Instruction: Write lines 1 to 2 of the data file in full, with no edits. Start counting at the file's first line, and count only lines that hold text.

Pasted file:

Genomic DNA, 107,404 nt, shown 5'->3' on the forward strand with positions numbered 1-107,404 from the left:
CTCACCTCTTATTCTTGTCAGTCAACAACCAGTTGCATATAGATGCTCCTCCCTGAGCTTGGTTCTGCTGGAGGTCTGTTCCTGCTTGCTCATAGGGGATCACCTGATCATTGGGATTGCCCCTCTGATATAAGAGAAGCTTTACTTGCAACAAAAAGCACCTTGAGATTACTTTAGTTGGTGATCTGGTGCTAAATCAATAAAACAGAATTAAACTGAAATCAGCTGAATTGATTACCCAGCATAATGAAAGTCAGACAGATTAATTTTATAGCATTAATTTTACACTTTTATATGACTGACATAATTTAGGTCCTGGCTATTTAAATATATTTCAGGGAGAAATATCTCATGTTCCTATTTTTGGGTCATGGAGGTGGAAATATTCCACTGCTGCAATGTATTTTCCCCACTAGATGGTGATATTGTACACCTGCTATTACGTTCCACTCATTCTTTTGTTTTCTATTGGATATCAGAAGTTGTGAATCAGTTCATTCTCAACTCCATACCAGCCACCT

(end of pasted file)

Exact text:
Genomic DNA, 107,404 nt, shown 5'->3' on the forward strand with positions numbered 1-107,404 from the left:
CTCACCTCTTATTCTTGTCAGTCAACAACCAGTTGCATATAGATGCTCCTCCCTGAGCTTGGTTCTGCTGGAGGTCTGTTCCTGCTTGCTCATAGGGGATCACCTGATCATTGGGATTGCCCCTCTGATATAAGAGAAGCTTTACTTGCAACAAAAAGCACCTTGAGATTACTTTAGTTGGTGATCTGGTGCTAAATCAATAAAACAGAATTAAACTGAAATCAGCTGAATTGATTACCCAGCATAATGAAAGTCAGACAGATTAATTTTATAGCATTAATTTTACACTTTTATATGACTGACATAATTTAGGTCCTGGCTATTTAAATATATTTCAGGGAGAAATATCTCATGTTCCTATTTTTGGGTCATGGAGGTGGAAATATTCCACTGCTGCAATGTATTTTCCCCACTAGATGGTGATATTGTACACCTGCTATTACGTTCCACTCATTCTTTTGTTTTCTATTGGATATCAGAAGTTGTGAATCAGTTCATTCTCAACTCCATACCAGCCACCT